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About this Course
About the Course
In this course, Dr Sophie Duncan (University of Oxford) explores Henrik Ibsen's A Doll's House, which premiered at the Royal Theatre in Copenhagen in December 1879. The course begins by introducing Ibsen's life and times, his inspiration for the plot of the play, and the story of how the play transitioned from the Scandinavian to the British stage. After that, we think about A Doll's House as a work of Victorian drama, focusing in particular on the continuities and discontinuities with other plays of the period. In the third module, we explore the theme of marriage in the play, including the political and journalistic debates surrounding marriage in the 1880s and 90s, before moving on in the fourth module to consider the play's treatment of masculinity. In the fifth module, we think about the influence of Darwin's Origin of Species on the play, focusing in particular on the themes of criminality and inheritance, before moving on in the sixth and final module to consider the theatrical, critical and philosophical readings of the play's stunning and sensational ending.
About the Lecturer
Dr Sophie Duncan is Fellow in English at Christ Church, University of Oxford. She is an expert on Shakespeare in performance, and in the broader fields of theatre history and the performance of gender and race. Her books include SHAKESPEARE’S WOMEN AND THE FIN DE SIÈCLE (Oxford University Press, 2016), described as "extraordinary .... a welcome antidote to prevailing assumptions" (Times Literary Supplement), and SHAKESPEARE’S PROPS (Routledge, 2019).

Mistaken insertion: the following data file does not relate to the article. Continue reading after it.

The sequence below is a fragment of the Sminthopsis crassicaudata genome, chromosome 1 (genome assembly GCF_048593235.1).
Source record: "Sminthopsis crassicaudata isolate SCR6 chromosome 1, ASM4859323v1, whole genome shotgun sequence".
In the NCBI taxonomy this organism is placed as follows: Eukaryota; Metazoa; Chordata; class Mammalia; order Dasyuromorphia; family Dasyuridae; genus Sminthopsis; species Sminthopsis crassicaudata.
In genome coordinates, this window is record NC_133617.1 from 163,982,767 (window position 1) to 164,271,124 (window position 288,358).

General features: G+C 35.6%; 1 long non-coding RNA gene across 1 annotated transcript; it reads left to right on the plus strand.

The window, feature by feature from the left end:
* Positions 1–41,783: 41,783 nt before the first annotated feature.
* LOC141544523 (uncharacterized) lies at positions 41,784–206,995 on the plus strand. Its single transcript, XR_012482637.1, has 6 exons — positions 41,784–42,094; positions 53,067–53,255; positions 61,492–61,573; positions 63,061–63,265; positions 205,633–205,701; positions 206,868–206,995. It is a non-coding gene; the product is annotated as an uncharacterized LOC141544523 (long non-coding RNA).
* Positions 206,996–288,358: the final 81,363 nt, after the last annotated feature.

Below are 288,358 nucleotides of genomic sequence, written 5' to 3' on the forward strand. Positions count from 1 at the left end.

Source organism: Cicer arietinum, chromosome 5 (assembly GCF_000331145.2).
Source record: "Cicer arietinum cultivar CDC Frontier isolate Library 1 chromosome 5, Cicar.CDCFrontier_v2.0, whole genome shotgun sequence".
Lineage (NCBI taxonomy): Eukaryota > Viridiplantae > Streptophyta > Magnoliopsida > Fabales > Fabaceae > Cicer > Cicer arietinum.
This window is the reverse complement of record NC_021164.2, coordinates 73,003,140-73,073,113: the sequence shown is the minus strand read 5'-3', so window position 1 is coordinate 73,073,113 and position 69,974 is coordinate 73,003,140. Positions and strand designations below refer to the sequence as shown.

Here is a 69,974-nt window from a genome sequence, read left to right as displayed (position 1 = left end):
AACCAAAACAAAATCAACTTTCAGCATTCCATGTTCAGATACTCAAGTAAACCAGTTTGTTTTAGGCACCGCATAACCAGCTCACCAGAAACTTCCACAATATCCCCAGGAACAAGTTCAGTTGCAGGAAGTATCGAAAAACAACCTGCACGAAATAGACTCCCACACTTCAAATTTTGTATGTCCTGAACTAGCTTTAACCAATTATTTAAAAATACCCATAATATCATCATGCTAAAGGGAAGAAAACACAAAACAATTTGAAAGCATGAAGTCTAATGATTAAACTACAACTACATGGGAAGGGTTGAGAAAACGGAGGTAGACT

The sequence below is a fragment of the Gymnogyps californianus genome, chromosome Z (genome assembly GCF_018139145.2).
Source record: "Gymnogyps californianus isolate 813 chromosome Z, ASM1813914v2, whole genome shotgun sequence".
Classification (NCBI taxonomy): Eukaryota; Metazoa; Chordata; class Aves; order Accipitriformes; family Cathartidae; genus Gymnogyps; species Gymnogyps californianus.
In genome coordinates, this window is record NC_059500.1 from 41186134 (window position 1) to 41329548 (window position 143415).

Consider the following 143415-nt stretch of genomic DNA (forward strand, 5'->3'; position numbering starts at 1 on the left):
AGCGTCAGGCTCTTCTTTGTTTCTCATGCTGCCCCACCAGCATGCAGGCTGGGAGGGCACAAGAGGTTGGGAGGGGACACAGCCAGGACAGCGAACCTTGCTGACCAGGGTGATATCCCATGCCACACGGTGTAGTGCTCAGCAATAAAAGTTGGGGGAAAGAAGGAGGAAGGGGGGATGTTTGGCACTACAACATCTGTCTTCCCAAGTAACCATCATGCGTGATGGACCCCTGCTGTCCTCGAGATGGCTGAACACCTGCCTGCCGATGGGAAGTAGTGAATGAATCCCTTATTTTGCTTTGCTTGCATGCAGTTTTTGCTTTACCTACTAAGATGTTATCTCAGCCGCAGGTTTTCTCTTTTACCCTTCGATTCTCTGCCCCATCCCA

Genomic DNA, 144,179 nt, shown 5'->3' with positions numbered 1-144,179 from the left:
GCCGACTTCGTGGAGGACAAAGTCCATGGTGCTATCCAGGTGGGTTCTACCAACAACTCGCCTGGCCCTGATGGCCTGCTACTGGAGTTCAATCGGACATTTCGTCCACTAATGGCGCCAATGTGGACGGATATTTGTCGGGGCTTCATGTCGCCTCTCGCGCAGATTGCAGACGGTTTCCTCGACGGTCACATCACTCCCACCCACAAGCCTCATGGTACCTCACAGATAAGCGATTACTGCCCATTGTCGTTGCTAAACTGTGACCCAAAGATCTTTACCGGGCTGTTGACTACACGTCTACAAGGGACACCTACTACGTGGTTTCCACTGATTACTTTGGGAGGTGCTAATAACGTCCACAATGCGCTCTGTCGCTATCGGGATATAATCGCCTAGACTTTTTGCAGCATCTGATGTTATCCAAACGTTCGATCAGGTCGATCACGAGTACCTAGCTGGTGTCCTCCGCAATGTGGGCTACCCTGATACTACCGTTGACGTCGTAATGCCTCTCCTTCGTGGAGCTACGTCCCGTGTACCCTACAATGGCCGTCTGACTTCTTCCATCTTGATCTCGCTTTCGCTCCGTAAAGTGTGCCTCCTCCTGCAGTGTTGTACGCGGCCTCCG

She has also published extensively on Victorian theatre and culture, from Jack the Ripper to the suffragettes, via Oscar Wilde and Ira Aldridge (the first African American actor to perform in Europe). With Rachael Lennon, she co-wrote WOMEN AND POWER: THE STRUGGLE FOR SUFFRAGE (National Trust Books: 2018). Her new edition of Henrik Ibsen’s A DOLL’S HOUSE will be published by Methuen early in 2020.
Sophie read English at Oriel College, Oxford, and received her doctorate from Brasenose, Oxford in 2013. In 2018, she was the National Trust’s advisor on their national programme marking the first hundred years of women’s suffrage in Britain. She has worked extensively in theatre, radio and television as a historical advisor, including the Kenneth Branagh Theatre Company, the Kiln, the New Vic, BBC Studios and Radio 4. She presented an episode of The Essay for BBC Radio 3 and has appeared on Woman’s Hour as well as numerous podcasts.